But above all, we must remember teaching is not a competition, and particularly during this time, it’s not about who was most able to replicate the in-school experience in a landscape that is so vastly different that it cannot duplicated or replicated.  Teaching is about relationships – every time we smile at a child we are validating their worthiness to be liked and loved – and whilst ever there is a camera and a screen between us, it will not be the same.  So just because the TL is not physically  front and centre of a group of students. either on-screen or not, their role in supporting teachers is critical if those teachers are going to be able to do a tenth of what is being expected of them. 

We must be kind to ourselves and to each other if we expect to be there for those in our care, either virtually or in reality.

This diagram (original source unknown) provides us with some options…

If we are overwhelmed and struggling despite the plethora of tips about how to cope and what to do that we are being bombarded with, then you can bet our colleagues are too. Reach out to someone today – send them an R U OK message and offer them an ear, a word of support, a resource that might make them laugh or relax. Be that safe haven that we offer to students to staff.  That’s what they will remember you for – the kind word, the acknowledgement of what they are doing, the personal touch from someone who ‘gets’ it = at a time when they hit the wall.

But most importantly we need to remember this…










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12 thoughts on “the “I’m here” hat

  1. Thanks Barbara,
    I am finding my role as a TL has come to the fore with the online and remote learning opportunities. I am now doing a lot more curating of resources, helping with research and enabling teachers to do teaching with reliable and authoritative resources, ebooks and audiobooks.
    At last all those databases, eplatforms and curated websites, that I have been pushing over the years are being fully utilised and – although I miss the face to face with the kids, I am in 7th heaven creating online content using libgudes.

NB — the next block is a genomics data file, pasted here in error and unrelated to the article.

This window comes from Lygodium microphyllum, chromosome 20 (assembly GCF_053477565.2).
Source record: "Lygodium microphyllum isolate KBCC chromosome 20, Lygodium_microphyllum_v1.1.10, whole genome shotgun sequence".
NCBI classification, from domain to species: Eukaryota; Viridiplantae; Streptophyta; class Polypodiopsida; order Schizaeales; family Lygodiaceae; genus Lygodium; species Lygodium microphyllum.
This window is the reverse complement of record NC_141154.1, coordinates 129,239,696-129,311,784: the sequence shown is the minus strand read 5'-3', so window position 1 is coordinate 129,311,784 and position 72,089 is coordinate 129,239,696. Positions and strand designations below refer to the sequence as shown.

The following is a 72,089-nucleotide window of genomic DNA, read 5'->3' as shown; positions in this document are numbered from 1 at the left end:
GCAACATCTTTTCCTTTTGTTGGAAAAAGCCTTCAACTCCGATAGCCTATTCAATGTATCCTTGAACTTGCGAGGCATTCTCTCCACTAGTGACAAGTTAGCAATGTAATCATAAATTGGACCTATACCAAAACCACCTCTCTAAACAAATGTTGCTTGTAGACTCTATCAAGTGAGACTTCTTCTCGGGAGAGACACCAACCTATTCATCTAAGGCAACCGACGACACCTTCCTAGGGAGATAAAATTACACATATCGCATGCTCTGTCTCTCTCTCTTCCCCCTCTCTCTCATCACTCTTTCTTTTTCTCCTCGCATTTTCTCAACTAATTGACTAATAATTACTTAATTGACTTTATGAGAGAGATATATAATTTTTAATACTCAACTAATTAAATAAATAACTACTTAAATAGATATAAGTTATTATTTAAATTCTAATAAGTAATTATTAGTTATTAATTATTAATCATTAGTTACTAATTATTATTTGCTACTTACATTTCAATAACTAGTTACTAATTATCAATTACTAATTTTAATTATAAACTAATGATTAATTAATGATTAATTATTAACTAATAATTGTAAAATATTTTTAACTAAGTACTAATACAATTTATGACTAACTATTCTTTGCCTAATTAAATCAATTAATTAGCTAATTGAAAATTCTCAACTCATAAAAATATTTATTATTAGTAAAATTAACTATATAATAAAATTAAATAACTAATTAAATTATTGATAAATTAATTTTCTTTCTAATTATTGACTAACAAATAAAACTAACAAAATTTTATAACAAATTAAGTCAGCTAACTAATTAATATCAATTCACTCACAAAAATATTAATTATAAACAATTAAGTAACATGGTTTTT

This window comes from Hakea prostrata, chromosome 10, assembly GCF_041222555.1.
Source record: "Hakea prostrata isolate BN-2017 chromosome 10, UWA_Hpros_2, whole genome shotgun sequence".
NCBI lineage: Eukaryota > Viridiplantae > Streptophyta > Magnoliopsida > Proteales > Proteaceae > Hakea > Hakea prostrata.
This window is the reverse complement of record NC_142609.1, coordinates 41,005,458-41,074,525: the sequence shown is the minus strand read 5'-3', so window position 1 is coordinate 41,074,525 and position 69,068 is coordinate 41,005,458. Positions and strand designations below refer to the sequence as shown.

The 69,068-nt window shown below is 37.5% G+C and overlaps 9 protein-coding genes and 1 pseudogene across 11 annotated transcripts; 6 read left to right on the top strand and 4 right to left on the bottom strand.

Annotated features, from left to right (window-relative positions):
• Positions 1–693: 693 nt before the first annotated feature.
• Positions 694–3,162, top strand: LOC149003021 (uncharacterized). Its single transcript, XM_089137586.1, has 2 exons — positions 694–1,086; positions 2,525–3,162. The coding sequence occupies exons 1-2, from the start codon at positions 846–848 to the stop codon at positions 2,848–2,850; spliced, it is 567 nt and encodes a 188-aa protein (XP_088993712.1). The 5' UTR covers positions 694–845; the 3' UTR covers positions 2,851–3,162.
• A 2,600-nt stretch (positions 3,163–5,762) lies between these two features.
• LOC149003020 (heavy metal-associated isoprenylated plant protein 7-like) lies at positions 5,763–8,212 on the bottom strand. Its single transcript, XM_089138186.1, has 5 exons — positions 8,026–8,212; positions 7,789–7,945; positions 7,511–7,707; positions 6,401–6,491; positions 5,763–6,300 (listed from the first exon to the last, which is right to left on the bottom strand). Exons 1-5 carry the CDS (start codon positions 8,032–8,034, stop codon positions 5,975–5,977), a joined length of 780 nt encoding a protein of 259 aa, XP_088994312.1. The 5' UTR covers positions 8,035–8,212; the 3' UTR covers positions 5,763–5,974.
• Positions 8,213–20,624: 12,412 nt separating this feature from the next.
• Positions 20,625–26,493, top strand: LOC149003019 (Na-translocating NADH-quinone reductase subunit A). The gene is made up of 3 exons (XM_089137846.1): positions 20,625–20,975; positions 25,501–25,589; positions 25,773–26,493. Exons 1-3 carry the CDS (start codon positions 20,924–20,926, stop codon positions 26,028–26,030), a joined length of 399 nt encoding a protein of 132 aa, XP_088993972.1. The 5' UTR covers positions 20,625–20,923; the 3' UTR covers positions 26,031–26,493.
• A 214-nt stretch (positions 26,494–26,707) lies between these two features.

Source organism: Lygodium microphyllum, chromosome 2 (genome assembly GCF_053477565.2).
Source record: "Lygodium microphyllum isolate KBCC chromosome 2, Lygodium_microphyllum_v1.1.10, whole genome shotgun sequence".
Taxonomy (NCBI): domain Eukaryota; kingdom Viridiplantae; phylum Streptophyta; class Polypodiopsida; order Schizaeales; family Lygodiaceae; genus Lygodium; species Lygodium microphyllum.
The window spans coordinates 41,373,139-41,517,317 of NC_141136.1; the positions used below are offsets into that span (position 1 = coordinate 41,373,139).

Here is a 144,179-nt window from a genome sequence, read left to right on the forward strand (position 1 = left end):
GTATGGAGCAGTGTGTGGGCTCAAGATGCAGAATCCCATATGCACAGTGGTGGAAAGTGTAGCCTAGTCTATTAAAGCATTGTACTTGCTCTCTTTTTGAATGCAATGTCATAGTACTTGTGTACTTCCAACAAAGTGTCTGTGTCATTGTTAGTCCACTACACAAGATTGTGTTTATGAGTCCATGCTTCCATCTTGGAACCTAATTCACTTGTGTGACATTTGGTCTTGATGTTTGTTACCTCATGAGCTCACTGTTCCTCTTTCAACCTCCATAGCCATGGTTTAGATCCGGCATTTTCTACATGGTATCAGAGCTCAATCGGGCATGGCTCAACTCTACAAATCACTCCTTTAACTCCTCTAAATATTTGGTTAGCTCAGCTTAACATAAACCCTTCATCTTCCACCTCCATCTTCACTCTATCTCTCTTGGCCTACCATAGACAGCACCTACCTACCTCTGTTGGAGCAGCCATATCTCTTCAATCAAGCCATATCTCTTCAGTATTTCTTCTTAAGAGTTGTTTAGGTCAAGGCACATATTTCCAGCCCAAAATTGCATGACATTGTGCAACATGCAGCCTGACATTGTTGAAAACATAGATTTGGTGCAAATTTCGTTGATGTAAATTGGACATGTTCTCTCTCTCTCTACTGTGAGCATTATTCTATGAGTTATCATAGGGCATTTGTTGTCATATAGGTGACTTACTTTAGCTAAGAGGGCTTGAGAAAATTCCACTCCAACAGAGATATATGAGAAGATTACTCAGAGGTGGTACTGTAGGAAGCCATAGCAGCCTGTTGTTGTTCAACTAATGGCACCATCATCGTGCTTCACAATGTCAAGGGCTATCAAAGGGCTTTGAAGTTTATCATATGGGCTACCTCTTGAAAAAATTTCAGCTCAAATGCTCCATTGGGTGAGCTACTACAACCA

2. Hi,
    Thank you so much for this post- it really resonates with me during this time of anxiety and uncertainty. I really like how you take the emphasis away from competition. It is not about what other teachers are doing- we need to do what we are comfortable with and remember that it is still about building and maintaining connections and relationships within our learning/school community.

  3. Thank you for this post Barbara – much of what you said resonates with me. The role of TL during this time is one of support and encouragement. As information specialists, its so important that we share our knowledge with teachers in a safe environment built on trust.

  4. Hi Barbara!
    Thank you for this post! Many of the things you discuss resonate with me given the current situation happening in our world right now. The links and resources that you have included are very helpful to me as a classroom teacher trying to navigate the online teaching world. I especially found the links to apps and virtual tours very helpful. I have been including virtual field trip Friday’s into my weekly lesson plan for my class and was running out of places to go. I agree with you that we should be including activities that don’t require timetables or technology.
    Another thing that you posted that resonated with me was that we should be “the guide on the side, not the sage on the stage”! This fits my teaching philosophy to a tee and something I work very hard at doing. I am thankful for the reminder that this is not a competition and that what I am doing is enough.
    The chart about who I want to be during Covid 19 really got me thinking. I have gone through all of those stages and I have reached the growth zone. I have let go of the things I cannot control and am looking toward the next stage as we begin the planning to return to the classroom in June. As I analyzed the stages, it made me wonder how I can help my students, parents and colleagues to reach this stage too. After reading your post, I am going to reach out and have our TL and guidance counselor join us for one of our online meetings to keep the connections going. As Carla points out “the role of the TL is one of support and encouragement” and I feel as a classroom teacher I should also support and include them in our online learning time with the students. Are there any other ways you can think of for classroom teachers to include/support TL’s during this uncertain time?

  5. Hi Canda
    In ideal circumstances, classroom teachers and TLs should work hand in hand all the time but it doesn’t always happen that way for a whole lot of reasons. Inviting your Tl to your online team meeting is a vital first step for a relationship that will continue long after the virus is conquered but it needs to be productive and with the TL having a voice, not just being an observer. The best way to do this is to give the TL advance notice of the agenda. particularly the anticipated coverage of curriculum content and asking, “How can you help us with this?”